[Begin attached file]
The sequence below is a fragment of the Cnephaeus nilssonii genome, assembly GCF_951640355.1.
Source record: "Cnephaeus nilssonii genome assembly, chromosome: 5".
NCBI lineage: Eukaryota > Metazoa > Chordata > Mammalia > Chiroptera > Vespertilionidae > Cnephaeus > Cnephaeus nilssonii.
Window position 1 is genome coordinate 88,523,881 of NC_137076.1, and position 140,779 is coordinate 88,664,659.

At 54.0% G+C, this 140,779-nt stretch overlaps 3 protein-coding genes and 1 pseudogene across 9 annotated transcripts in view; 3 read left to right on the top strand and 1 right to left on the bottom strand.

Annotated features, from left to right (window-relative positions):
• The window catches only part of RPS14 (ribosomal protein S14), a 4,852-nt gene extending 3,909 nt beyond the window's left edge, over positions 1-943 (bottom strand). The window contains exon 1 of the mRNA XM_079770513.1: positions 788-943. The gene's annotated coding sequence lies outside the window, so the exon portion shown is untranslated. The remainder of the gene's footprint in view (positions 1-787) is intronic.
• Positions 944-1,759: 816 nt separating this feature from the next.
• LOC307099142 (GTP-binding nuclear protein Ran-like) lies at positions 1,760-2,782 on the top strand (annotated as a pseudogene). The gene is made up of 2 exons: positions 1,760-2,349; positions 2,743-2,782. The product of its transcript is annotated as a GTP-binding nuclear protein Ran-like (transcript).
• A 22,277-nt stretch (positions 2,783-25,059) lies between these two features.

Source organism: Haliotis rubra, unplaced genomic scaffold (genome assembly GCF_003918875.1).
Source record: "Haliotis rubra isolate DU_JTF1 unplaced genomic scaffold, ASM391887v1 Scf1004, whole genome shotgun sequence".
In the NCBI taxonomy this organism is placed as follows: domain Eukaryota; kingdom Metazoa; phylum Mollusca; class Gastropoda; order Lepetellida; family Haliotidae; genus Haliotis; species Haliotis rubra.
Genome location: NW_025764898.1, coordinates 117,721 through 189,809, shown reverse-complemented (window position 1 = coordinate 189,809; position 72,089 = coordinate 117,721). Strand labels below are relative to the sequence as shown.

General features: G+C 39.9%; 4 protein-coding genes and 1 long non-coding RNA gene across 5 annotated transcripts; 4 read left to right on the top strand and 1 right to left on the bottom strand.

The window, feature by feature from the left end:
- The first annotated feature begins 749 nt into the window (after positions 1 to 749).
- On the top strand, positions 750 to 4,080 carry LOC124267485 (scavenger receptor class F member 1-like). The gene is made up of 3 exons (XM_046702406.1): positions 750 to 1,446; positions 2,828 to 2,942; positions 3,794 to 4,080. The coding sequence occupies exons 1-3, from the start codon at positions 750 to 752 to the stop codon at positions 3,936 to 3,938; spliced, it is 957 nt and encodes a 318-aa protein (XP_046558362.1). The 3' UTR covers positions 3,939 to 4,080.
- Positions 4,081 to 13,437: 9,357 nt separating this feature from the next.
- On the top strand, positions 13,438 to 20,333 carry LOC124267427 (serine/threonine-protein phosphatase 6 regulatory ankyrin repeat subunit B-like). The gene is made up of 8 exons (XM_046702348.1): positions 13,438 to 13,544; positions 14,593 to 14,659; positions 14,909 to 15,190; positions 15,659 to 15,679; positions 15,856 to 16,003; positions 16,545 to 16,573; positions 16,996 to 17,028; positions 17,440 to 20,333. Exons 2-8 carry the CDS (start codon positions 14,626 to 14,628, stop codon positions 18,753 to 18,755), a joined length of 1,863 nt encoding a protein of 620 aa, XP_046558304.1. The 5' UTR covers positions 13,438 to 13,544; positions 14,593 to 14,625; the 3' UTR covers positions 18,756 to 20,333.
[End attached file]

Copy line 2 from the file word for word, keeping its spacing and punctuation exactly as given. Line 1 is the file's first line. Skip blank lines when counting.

Source record: "Cnephaeus nilssonii genome assembly, chromosome: 5".